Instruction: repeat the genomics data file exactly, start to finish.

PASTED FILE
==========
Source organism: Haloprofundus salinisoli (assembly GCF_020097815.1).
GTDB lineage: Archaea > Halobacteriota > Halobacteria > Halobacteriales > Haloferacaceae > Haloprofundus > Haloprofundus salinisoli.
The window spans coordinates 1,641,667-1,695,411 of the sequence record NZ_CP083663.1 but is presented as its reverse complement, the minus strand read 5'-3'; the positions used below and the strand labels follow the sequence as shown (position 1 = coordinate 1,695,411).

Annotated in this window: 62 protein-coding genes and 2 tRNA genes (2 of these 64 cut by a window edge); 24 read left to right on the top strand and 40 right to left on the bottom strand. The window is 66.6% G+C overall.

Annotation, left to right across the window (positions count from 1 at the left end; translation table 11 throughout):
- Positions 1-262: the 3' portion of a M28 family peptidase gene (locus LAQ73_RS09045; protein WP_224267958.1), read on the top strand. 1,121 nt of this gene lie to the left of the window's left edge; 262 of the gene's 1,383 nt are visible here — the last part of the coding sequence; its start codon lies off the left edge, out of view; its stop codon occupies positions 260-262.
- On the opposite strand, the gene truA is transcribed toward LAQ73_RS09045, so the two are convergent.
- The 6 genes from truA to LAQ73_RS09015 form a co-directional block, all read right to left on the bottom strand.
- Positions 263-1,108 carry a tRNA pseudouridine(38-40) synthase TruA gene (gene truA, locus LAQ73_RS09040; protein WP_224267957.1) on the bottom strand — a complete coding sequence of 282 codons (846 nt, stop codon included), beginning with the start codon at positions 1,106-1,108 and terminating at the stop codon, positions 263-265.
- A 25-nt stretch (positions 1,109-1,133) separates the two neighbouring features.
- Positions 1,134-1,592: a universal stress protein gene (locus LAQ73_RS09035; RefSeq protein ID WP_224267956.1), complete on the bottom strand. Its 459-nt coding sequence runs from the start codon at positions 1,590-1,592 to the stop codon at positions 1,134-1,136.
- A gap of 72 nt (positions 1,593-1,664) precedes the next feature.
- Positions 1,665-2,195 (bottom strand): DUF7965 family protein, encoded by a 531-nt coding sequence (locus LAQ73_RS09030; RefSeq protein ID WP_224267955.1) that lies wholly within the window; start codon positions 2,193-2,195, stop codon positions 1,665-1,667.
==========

Source organism: Haloprofundus salinisoli (assembly GCF_020097815.1).
GTDB lineage: Archaea > Halobacteriota > Halobacteria > Halobacteriales > Haloferacaceae > Haloprofundus > Haloprofundus salinisoli.
The window spans coordinates 1,641,667-1,695,411 of the sequence record NZ_CP083663.1 but is presented as its reverse complement, the minus strand read 5'-3'; the positions used below and the strand labels follow the sequence as shown (position 1 = coordinate 1,695,411).

Annotated in this window: 62 protein-coding genes and 2 tRNA genes (2 of these 64 cut by a window edge); 24 read left to right on the top strand and 40 right to left on the bottom strand. The window is 66.6% G+C overall.

Annotation, left to right across the window (positions count from 1 at the left end; translation table 11 throughout):
- Positions 1-262: the 3' portion of a M28 family peptidase gene (locus LAQ73_RS09045; protein WP_224267958.1), read on the top strand. 1,121 nt of this gene lie to the left of the window's left edge; 262 of the gene's 1,383 nt are visible here — the last part of the coding sequence; its start codon lies off the left edge, out of view; its stop codon occupies positions 260-262.
- On the opposite strand, the gene truA is transcribed toward LAQ73_RS09045, so the two are convergent.
- The 6 genes from truA to LAQ73_RS09015 form a co-directional block, all read right to left on the bottom strand.
- Positions 263-1,108 carry a tRNA pseudouridine(38-40) synthase TruA gene (gene truA, locus LAQ73_RS09040; protein WP_224267957.1) on the bottom strand — a complete coding sequence of 282 codons (846 nt, stop codon included), beginning with the start codon at positions 1,106-1,108 and terminating at the stop codon, positions 263-265.
- A 25-nt stretch (positions 1,109-1,133) separates the two neighbouring features.
- Positions 1,134-1,592: a universal stress protein gene (locus LAQ73_RS09035; RefSeq protein ID WP_224267956.1), complete on the bottom strand. Its 459-nt coding sequence runs from the start codon at positions 1,590-1,592 to the stop codon at positions 1,134-1,136.
- A gap of 72 nt (positions 1,593-1,664) precedes the next feature.
- Positions 1,665-2,195 (bottom strand): DUF7965 family protein, encoded by a 531-nt coding sequence (locus LAQ73_RS09030; RefSeq protein ID WP_224267955.1) that lies wholly within the window; start codon positions 2,193-2,195, stop codon positions 1,665-1,667.